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Impact Active Minds - Harrow CLMH research had on staff

A DfE Community Learning | Mental Health Research site (2015/17)

Staff training and CPD

All staff connected to the project had a minimum requirement of training and CPD consisting of:

  • Mental Health First Aid
  • Safeguarding Vulnerable Adults
  • Prevent
  • Equality and Diversity
  • Data Security

In addition, we offered all tutors and research assessors training in how to use the standard scheme of work, lesson plans and Discovering Potential wheels. Research assessors were also provided with training in delivey of the assessments.

Impact on staff

There are 3 recurring impacts that are mentioned time and time again by Active Minds staff that have had a positive impact on their ways of working, their own mental health and the way they relate to learners

  1. The “permission to talk about mental health” with learners and to tackle difficult conversations in classrooms where people are very likely to have mental health issues (e.g. ESOL for asylum seekers etc.)
  2. Good robust training and support around safeguarding of vulnerable learners with processes that have now been tested by tutors and staff who have gained confidence in dealing with safeguarding issues.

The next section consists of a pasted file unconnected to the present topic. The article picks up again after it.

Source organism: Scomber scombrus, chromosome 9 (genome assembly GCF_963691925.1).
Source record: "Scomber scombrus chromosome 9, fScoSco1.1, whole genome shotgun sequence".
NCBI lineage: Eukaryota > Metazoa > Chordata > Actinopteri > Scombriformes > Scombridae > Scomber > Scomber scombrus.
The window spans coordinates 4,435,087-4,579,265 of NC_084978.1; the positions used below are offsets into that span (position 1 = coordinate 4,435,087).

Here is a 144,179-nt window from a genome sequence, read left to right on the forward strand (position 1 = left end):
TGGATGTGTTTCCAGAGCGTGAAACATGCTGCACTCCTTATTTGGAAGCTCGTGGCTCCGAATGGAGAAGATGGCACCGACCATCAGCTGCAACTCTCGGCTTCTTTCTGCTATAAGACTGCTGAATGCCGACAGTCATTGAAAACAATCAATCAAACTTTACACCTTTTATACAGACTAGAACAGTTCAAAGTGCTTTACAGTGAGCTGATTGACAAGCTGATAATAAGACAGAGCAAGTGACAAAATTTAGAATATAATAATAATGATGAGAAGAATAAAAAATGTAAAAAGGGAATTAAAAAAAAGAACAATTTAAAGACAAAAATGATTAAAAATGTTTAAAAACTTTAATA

3. An increasing belief that the work tutors and other support staff do on the ground can have lasting positive outcomes for learners – as learners tell assessors and tutors about how they feel after a course as well as about the skills and social support networks they have gained. 

Assessor feedback

I thoroughly enjoyed being part of this research project. Initially I was unsure how I would be able to deliver the assessments questionnaires due to the seemingly intrusive nature of some of the questions, however I quickly realised this was my own prejudice and a potential barrier to being able to support the volunteers. I quickly discovered the volunteers were very open and honest and felt the need to share their experiences and their individual situations. For many it was the first time they had had the opportunity to speak to someone willing to listen without judgement and who cared. For others it was their belief and willingness to share their feelings, thought and experiences for the good of the research project. I looked forward to catching up with the volunteers at each assessment point and they stated the same for themselves. The Discovering Potential Wheel enabled the volunteers to reflect at each assessment point and realise the difference attending the course was having on their mental health and general well-being, even though there were sometimes many tears. The last assessment point was a mixture of tears and laughter, jubilation and grief. Most volunteers didn’t want the course to end and felt bereft.  All the volunteers thoroughly enjoyed the course they had attended and were asking when the next course would start.  The volunteers valued the support and guidance to seek support from other professional services and reported back when they had sought help. The positive impact on the volunteers by attending the courses was visible on the volunteers’ faces and very apparent through their feedback and gratitude. Working on this project has changed my prejudices towards mental health and has made me a better person. It has been a very worthwhile enjoyable learning experience.

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